Here's another question. Mgr Loftus attributes the view that the EF represents a different 'ecclesiology' from the OF to Cardinal Benelli back in 1976; he gives no source for the quotation, but it is a familiar enough idea, if a vague one: I've never seen it properly explained. What Loftus is perhaps unable to appreciate is how dangerous this argument is for supporters of the reformed Mass. For the claim amounts to saying that the 1970 introduced an ecclesiology - a theology of the Church - which is incompatible with the one which had been taught by the Church, through the liturgy and elsewhere, from time immemorial. But the immemorial teaching of the Church can't be wrong, so the claim amounts to saying that the reformed Mass teaches error. Is that what Loftus really thinks? Are other progressives comfortable with that idea?

So where did he get this quote from? Yes, that's right: from an SSPX website.

Bishop Egan kneeling before the Altar before presiding at an EF Mass in his cathedral.
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  1. Joseph Shaw would not say that all need to formally enter the Church for salvation in Britain. This would be the old ecclesiology.Instead he would say that there are exceptions. This is the new ecclesiology

  2. Careful Joseph! I am reminded in these discussions of Godwin's Law, that as any discussion progresses the probability of the Nazi's being mentioned increases.

    We need an amendment to cover the increasing probability of the terms fanatic, fundamentalist and extremist being used against ordinary bog-standard Catholics such as myself only interested in continuing to practise the Faith as my ancestors have done for the past sixteen hundred years.
    Bugninni was right in saying those who wished to retain the Old Mass have a different ecclesiology. Or rather, he should have said that those who pursue the New Mass, have.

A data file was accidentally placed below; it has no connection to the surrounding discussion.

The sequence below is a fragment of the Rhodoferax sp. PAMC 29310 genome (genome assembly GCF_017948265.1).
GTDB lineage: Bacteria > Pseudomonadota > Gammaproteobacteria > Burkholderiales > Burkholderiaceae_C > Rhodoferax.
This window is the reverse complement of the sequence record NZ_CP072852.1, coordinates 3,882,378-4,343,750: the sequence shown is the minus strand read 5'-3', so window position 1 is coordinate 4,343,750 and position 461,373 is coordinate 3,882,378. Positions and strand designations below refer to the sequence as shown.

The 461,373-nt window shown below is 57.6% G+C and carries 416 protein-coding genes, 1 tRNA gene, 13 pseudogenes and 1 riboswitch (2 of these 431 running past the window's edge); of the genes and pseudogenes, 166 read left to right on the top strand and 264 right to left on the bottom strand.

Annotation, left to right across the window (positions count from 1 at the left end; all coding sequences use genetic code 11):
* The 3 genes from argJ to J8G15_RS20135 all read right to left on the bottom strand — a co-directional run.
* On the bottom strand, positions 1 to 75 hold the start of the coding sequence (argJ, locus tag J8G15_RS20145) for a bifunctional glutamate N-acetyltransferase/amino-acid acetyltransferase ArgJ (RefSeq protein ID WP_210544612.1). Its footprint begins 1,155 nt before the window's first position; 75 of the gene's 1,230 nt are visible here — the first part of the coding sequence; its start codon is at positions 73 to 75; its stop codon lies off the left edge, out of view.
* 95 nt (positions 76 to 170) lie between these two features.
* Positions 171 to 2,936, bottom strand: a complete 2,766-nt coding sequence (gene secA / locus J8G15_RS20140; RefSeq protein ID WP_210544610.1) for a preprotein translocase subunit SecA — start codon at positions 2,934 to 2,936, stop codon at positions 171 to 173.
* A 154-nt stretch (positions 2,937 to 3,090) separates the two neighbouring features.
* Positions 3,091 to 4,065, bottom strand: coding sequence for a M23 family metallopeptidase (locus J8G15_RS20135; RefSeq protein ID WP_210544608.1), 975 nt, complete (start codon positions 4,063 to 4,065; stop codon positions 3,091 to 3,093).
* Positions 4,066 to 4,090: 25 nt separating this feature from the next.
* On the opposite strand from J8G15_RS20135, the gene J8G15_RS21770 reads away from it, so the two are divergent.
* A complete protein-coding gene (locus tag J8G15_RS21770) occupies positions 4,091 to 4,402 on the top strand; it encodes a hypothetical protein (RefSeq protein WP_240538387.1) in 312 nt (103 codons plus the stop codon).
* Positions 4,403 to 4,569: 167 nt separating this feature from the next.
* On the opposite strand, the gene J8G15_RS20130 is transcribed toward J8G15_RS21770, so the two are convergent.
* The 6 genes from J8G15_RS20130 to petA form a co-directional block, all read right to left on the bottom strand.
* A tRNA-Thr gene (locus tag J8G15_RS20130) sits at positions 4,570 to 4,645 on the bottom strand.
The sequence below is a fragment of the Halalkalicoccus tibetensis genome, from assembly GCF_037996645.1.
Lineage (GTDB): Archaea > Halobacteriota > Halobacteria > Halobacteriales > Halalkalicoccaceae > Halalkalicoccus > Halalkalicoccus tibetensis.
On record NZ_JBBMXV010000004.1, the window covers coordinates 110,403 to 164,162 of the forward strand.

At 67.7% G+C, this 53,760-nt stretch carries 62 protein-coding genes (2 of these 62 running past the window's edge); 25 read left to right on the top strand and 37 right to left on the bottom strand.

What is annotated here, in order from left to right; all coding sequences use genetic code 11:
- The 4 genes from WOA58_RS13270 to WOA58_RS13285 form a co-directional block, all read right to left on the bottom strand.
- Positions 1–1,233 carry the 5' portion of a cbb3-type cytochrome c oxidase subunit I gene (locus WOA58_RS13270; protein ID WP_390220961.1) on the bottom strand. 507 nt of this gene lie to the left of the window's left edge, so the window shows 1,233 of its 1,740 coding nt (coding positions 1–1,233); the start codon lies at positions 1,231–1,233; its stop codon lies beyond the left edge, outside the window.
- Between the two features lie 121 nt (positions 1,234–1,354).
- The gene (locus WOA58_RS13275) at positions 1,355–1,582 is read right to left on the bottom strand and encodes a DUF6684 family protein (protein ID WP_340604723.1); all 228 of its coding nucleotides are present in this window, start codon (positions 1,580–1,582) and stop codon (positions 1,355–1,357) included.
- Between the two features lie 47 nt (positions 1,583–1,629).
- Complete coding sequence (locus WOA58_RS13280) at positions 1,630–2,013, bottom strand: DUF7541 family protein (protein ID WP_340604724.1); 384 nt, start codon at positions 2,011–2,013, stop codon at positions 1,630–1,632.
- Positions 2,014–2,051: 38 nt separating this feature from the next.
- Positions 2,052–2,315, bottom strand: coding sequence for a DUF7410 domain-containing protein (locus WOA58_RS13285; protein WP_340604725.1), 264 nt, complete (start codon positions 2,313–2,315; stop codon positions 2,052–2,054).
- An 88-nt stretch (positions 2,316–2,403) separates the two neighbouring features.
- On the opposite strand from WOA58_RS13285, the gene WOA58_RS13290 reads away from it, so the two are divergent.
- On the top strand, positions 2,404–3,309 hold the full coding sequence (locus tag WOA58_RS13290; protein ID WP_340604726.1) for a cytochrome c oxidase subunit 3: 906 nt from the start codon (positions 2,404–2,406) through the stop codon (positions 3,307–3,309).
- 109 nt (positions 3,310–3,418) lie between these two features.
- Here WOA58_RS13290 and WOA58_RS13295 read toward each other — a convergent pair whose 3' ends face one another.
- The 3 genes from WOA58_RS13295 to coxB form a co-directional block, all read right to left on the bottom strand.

I occasionally manage a Usus Antiquior, the Mass of my childhood and youth. The difference is extraordinary. They can't both be ecclesiastically right, (as opposed to valid, a different matter).

    Fortunately with the, admittedly, very few new young priests, I see a return via the “Reform of the Reform” to the realisation that the old “ecclesiology” must not only be maintained but must be expressed liturgically in the way it has been for centuries.

    I have said elsewhere that curiously enough the crisis in the number of priests will probably hold the solution.

    The Church will slowly swing back to the Mass of Ages. But it will be a tempestuous journey!

    1. I'm not accusing anyone of being a Nazi in this post.

  3. But the immemorial teaching of the Church can't be wrong, so the claim amounts to saying that the reformed Mass teaches error.

    But there is also possible the inverse conclusion: That the Traditional Roman Rite taught error, and that it is the reformed RR which teaches a correct doctrine. Which is, quite frankly, not far off what many Church progressive really believe.

    This even more dangerous* conclusion is often covered by a theological dodge, mustering some Rahnerian language about how doctrine and practices are heavily conditioned by culture and constantly develop. But fundamentally, Loftus and his really do think that the Roman Rite going back to Late Antiquity was a badly flawed mode of worship.

    * "Even more dangerous" because there is never a satisfactory answer to the question: "If the Church has been getting its central act of worship, and its very ecclesiology, so badly wrong for most of its history, why should what you're saying it's teaching now be trusted as getting it right?"